Spurgeon at the New Park Street Chapel: 365 Sermons - Tuesday, August 6, 2013

Vessels of mercy—a sermon of self-examination

“And that he might make known the riches of his glory on the vessels of mercy, which he had afore prepared unto glory, Even us, whom he hath called, not of the Jews only, but also of the Gentiles?” Romans 9:23,24

Suggested Further Reading: Jeremiah 18:1-6

Like every potter he first of all makes the outlines in the clay. You may have seen a man at work executing designs in glass. Perhaps at the very first moment you may form a rough guess of what the whole thing is to be, though the ornament and elaboration which constitute the main part of the beauty you cannot yet discover. Certain it is, that the moment a man begins to be prepared for heaven by the grace of God in his soul, you may see the outlines of what he is to be, although it is but the bare outlines. Shall I tell you what those outlines are? There is first of all in him—faith in Christ; a simple, child-like trust in him that did hang upon the tree. There is next in him another mark of the potter’s hand—that is love to Christ—a love that is strong as death, though sometimes it seems to be feeble as a worm. There is in him also a hope that makes not ashamed, and a joy which makes glad his countenance. It is but the bare outline, as I have said, for the glory which excels is not there. The vase is only in its embryo, but yet sufficiently developed to give prophecy of its finished form; as for the pictures that shall be inlaid, as for all the many colours that shall be used on it, you cannot guess as yet, nor could you, unless you could climb to the potter’s seat and see the plan upon which he looks as the clay revolves upon the wheel. Dear brothers and sisters, have you anything in you as yet of the great outlines? Can you say in truth, “I believe on the Lord Jesus?” Fear not then, my hearer, you are a vessel of mercy.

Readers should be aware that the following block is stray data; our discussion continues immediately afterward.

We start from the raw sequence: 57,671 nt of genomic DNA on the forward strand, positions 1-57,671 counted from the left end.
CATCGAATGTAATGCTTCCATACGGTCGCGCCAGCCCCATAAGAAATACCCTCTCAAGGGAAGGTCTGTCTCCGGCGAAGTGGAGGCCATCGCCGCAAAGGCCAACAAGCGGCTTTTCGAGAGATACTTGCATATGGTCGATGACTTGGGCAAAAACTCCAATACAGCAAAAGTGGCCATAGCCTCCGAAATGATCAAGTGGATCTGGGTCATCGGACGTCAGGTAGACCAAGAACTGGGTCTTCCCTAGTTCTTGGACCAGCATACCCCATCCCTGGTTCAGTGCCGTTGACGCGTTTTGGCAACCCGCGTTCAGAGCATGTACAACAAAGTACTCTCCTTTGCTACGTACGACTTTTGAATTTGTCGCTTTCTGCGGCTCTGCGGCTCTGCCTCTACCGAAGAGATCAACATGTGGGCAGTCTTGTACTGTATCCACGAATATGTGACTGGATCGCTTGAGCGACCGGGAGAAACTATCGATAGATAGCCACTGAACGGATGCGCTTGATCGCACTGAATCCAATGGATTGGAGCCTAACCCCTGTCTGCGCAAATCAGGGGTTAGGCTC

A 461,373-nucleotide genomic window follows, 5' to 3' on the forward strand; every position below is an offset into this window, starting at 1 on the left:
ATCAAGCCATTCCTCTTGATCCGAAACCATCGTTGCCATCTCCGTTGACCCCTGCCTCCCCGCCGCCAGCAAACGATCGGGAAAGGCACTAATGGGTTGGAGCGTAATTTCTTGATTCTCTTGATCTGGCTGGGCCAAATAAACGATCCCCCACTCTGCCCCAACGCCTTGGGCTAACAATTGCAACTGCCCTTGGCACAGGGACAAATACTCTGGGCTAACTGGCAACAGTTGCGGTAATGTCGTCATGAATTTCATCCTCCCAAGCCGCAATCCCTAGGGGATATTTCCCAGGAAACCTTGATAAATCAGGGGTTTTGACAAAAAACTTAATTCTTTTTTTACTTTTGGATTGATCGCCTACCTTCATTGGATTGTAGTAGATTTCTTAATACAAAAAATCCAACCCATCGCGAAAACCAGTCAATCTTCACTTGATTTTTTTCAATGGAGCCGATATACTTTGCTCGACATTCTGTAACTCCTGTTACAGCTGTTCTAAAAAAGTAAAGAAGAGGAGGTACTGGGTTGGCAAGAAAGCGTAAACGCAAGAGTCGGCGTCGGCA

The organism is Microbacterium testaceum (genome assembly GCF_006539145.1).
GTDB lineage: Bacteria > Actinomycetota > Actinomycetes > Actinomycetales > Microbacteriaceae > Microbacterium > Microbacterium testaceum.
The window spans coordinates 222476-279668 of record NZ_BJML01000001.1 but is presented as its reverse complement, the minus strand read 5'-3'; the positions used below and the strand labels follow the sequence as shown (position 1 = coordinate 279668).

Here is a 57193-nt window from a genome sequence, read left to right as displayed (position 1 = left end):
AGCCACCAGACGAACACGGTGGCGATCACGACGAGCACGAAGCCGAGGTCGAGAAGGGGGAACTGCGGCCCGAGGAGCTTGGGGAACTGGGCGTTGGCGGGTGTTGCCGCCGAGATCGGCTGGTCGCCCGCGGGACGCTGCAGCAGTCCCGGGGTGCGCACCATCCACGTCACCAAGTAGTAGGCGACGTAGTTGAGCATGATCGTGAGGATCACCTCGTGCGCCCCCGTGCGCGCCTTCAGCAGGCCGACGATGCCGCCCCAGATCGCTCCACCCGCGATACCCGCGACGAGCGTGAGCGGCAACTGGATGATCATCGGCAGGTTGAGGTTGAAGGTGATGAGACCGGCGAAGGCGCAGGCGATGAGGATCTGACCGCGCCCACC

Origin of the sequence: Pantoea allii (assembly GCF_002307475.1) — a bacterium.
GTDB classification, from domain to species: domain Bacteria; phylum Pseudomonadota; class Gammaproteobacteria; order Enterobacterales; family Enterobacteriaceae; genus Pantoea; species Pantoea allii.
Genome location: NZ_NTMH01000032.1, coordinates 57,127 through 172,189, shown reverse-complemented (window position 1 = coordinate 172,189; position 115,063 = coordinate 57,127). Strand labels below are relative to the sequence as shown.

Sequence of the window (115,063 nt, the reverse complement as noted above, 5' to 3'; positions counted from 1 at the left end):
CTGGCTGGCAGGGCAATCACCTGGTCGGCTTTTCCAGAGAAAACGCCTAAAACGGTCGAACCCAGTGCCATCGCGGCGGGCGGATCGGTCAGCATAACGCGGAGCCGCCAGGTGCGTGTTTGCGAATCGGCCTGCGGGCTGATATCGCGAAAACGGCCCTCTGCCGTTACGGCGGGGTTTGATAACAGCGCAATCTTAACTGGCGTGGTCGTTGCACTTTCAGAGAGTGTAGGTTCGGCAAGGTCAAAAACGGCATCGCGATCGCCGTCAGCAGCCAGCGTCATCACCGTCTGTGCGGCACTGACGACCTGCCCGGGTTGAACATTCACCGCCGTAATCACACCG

For meditation: We have no right to talk rebelliously against our Maker (Isaiah 45:9), but the Christian has the right to pray to “Our Father and Potter in Heaven” (Isaiah 64:8).

Sermon no. 327
6 August (Preached 5 August 1860)

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